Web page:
Rambeau could be a contemporary suburban Don Juan as redesigned by the editors of Ms. magazine at some inebriated late-evening session. He is a footloose but home-loving male in Ellen Currie's remarkably voiced first novel; an outsized, untidy man, a lover and lovable; and seen through the consciousness of a heroine who is even more outsized and even less tidy.
That is too "outsizes" in one paragraph, so I'll try to be exact. The characters in "Available Light," despite one or two wild cards and wild touches, are middle class and lead reasonably ordered lives. They seem eccentric, yet, again with a glaring exception or two, their eccentricity roots firmly in their normality.
Currie has made their voices and reflections rampage wildly through their own confines, so that when these confines buckle or budge, we have the sense that our own peace is being shattered. Her characters grow varicolored jungles in their small backyards. All backyards--and this is what the novel was invented to tell us--have jungle spores, though not all sprout as funny and particular as those in "Available Light."
The novel is about the separation and reunion of Kitty and Rambeau, two frazzled lovers approaching middle age. More essentially, it is about the battering that life has given to them and to the other characters, mostly Kitty's family, that they move among. More essentially still, because Currie's people are far more than their circumstances, it is about their retorts to the battering.
Umberto Eco, asked what his novel, "The Name of the Rose," was really about, replied that it was about adverbs. "Available Light" is about the words, spoken or meditated, of Kitty, Rambeau, Kitty's mother, her sister, brother-in-law and one or two others. Their words marvelously delineate them, much more than the occasionally contrived actions and personalities that Currie has arranged for them.
Kitty is a stylist for fashion photography; Rambeau plays saxophone in an Atlantic City cafe. Neither of these things defines them nearly as much as their capacity to console each other, and to miss each other when they separate. The separation has no particular reason for it, other than the sense that life is too much. The novel recounts this too-muchness, how Kitty and Rambeau eventually get through it and how others don't.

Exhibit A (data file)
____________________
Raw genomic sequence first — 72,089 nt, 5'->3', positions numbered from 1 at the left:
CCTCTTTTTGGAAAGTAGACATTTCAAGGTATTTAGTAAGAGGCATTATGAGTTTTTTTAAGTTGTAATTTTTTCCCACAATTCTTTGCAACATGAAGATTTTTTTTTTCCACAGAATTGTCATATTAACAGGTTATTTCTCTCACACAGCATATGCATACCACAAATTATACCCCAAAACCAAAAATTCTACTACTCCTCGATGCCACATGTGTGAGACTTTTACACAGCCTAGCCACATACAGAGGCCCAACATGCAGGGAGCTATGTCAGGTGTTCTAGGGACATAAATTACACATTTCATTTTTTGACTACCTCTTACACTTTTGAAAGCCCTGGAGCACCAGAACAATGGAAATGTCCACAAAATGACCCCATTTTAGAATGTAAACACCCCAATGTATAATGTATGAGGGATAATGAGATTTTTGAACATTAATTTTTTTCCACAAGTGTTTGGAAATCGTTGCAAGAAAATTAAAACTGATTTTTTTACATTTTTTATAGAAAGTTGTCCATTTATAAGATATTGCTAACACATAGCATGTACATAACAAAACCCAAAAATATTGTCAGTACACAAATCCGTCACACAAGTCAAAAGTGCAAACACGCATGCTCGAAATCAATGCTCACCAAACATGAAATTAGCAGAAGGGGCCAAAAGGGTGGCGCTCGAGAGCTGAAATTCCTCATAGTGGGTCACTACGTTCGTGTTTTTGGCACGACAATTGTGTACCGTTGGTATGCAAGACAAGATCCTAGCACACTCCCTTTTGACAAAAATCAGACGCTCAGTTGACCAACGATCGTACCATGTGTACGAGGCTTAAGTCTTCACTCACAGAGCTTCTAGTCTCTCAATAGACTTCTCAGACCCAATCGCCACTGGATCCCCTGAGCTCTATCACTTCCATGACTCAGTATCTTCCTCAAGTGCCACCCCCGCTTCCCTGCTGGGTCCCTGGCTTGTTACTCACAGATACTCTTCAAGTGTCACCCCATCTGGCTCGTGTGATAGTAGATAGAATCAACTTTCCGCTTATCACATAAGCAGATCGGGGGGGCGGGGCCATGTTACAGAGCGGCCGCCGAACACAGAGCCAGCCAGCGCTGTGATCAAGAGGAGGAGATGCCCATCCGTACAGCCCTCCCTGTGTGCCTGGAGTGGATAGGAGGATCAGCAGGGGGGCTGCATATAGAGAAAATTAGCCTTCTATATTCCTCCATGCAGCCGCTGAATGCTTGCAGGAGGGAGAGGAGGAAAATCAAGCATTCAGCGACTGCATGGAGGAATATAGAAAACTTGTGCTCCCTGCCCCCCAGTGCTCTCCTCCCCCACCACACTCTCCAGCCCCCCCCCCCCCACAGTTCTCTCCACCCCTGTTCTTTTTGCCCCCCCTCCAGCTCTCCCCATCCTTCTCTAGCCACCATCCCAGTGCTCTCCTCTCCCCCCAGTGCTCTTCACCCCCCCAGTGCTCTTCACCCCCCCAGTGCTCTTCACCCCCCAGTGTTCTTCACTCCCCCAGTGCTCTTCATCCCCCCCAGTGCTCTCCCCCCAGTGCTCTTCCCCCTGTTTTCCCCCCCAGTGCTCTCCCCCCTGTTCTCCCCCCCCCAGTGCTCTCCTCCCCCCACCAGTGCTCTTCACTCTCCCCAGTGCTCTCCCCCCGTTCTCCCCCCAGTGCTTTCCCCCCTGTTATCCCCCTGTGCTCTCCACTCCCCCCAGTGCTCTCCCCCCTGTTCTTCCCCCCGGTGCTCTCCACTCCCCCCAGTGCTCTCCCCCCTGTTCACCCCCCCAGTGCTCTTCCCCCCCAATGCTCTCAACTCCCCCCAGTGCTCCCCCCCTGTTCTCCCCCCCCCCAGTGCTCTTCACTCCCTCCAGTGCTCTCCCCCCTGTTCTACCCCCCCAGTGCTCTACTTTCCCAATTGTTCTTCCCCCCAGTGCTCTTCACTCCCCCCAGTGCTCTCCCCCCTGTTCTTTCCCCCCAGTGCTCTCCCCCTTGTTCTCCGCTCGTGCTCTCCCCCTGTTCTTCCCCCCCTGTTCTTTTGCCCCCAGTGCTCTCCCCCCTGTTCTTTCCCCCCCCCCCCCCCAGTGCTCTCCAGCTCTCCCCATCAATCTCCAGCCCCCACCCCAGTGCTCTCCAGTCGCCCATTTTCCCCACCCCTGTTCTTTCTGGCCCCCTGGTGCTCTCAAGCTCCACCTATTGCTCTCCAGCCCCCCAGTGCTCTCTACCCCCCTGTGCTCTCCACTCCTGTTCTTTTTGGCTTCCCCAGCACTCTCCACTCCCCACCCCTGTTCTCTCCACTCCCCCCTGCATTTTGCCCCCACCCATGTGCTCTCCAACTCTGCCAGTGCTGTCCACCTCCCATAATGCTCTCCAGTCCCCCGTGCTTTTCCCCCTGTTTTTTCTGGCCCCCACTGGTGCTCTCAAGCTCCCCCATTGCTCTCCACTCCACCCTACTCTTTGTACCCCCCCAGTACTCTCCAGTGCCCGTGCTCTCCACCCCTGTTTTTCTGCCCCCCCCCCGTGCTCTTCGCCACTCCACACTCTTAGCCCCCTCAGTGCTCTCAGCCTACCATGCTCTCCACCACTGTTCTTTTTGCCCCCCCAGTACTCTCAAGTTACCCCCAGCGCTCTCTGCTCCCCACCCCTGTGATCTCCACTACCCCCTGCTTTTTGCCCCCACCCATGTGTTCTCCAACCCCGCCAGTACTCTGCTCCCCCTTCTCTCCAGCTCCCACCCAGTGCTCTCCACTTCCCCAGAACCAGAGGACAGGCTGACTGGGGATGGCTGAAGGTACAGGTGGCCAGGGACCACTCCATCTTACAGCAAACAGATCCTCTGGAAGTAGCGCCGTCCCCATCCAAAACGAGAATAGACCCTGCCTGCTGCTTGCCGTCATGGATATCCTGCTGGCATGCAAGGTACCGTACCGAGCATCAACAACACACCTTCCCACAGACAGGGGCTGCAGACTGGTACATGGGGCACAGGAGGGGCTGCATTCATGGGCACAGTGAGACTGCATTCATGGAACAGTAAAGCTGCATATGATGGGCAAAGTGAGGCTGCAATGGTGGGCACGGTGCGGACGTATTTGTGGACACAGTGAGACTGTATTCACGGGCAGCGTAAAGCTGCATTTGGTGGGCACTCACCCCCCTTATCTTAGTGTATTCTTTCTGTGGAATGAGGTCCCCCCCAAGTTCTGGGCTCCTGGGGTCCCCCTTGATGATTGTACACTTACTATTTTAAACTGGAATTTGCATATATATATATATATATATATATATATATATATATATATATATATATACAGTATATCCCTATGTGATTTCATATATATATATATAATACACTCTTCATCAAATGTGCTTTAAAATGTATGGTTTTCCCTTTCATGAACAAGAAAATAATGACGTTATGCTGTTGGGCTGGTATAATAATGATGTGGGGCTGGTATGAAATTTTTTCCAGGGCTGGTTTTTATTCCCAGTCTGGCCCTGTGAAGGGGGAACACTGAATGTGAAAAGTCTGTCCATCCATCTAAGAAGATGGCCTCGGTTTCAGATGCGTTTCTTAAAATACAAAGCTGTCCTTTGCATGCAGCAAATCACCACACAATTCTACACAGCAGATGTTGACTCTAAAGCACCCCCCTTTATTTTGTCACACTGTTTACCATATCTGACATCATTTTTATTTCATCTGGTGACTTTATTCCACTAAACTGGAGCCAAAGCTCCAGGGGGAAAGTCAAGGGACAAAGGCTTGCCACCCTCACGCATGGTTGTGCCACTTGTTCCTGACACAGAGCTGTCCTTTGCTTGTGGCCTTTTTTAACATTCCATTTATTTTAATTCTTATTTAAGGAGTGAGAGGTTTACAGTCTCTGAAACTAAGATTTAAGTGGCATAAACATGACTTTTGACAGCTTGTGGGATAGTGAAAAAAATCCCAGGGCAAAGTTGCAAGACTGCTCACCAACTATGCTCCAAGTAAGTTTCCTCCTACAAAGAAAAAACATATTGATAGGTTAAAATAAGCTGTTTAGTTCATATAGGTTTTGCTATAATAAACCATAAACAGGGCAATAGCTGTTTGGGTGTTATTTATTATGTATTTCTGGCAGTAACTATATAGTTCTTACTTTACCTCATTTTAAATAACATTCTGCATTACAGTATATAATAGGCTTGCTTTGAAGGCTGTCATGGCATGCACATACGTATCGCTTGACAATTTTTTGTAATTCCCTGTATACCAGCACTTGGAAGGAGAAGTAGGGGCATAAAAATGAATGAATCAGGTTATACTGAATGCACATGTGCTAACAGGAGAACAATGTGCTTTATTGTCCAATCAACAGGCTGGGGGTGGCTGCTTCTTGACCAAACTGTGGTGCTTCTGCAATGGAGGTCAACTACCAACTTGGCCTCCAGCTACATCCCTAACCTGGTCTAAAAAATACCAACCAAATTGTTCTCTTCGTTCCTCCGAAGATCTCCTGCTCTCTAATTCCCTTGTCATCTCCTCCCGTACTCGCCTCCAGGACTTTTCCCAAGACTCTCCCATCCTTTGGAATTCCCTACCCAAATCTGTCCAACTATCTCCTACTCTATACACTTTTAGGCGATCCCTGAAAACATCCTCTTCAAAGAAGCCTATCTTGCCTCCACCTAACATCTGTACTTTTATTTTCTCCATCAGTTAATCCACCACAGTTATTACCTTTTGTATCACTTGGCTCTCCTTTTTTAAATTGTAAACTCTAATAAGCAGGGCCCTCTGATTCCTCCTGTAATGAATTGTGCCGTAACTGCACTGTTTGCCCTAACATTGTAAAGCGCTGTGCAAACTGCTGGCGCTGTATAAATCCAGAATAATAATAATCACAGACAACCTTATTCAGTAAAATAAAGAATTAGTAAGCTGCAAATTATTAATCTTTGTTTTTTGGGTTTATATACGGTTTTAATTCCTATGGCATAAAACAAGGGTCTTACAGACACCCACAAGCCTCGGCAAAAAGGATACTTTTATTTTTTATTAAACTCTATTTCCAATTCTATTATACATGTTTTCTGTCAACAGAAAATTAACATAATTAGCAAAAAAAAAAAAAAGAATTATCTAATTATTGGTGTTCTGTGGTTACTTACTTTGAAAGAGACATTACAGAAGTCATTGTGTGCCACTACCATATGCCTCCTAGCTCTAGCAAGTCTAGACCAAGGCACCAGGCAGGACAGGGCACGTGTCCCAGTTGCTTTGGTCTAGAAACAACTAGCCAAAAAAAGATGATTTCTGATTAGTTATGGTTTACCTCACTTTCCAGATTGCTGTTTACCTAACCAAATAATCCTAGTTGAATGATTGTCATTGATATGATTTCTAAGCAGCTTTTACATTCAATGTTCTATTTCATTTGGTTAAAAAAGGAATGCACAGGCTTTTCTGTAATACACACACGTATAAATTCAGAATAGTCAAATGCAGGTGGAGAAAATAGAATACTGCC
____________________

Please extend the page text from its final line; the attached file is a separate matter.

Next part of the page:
Meanwhile, here is Kitty's voice after Rambeau walks out: "I knew he was gone," she says, "because both sets of car keys were on my chest and so was Rambeau's flea-chewed grudge-holding little sour dog."
The vacuum that follows is of love and other things. Rambeau, itinerant musician, a magnet for women and for Kitty most of all, is a nurturer--he likes to cook, to clean, to repair things that break. He likes to iron, especially ruffles. "There's no sound like the sound of a fine man bashing away at an ironing board," Kitty reflects. In his absence, everything goes to pot. Kitty doesn't wash, refuses work, dresses in ragbag fashion. "The dog and I settled down to feeling lousy. We hung around the house letting gravity attack us." Rambeau, holed up in Atlantic City with a voracious teen-ager named Doreen, thinks mostly of Kitty. He has left his dog as a kind of presence, he writes her letters about himself, and sometimes dials the digits of her phone number, always taking care to get them in the wrong order.
Their mutual yearning, and the comic expedients they use to resist it or express it, provide much of the book's drive. Rambeau's letters sum up a wandering biography. He was close to his mother and sisters--hence his domestic talents--but they abandoned him when he was a child. His father was an alcoholic wreck, but he gave Rambeau an image of wildness before he bled to death in a drunken accident.
"Available Light" is, among other things, a Utopia of contemporary male-female relations. Rambeau has a voice of his own, but he tends to fit too squarely into post-feminist fantasy. His mother, nurturing and then ditching him, allows a feminine streak without effeminacy; his father, dying, provides a male example without overwhelming him. He is a wild rover who cooks; he loves many women, but Kitty most of all; and finally he comes back to her. It is a bit too tidy.
Still, there are plenty of crosscurrents to mess things up. Kitty's sister, married to a total modern disaster named Gordon--he emerges as caricature, yet paradoxically fuzzy--gradually goes mad in her effort to conceive a child. Doreen, a comical but coarsely realized character, takes sealed bids on the baby she may have conceived by Rambeau, Gordon or a number of other men. Conrad, a Hungarian pornographer, floats in and out, alternately cheering Kitty up and depressing her.
Finally, there is Kitty's mother, an Irish woman who is a blend of firm convention and an endless wandering imagination. "Our Lady of the Perpetual Cardigan," Kitty names her, and her stalwart and idiosyncratic decline in a chaotic world is one of the best and most moving things in the book.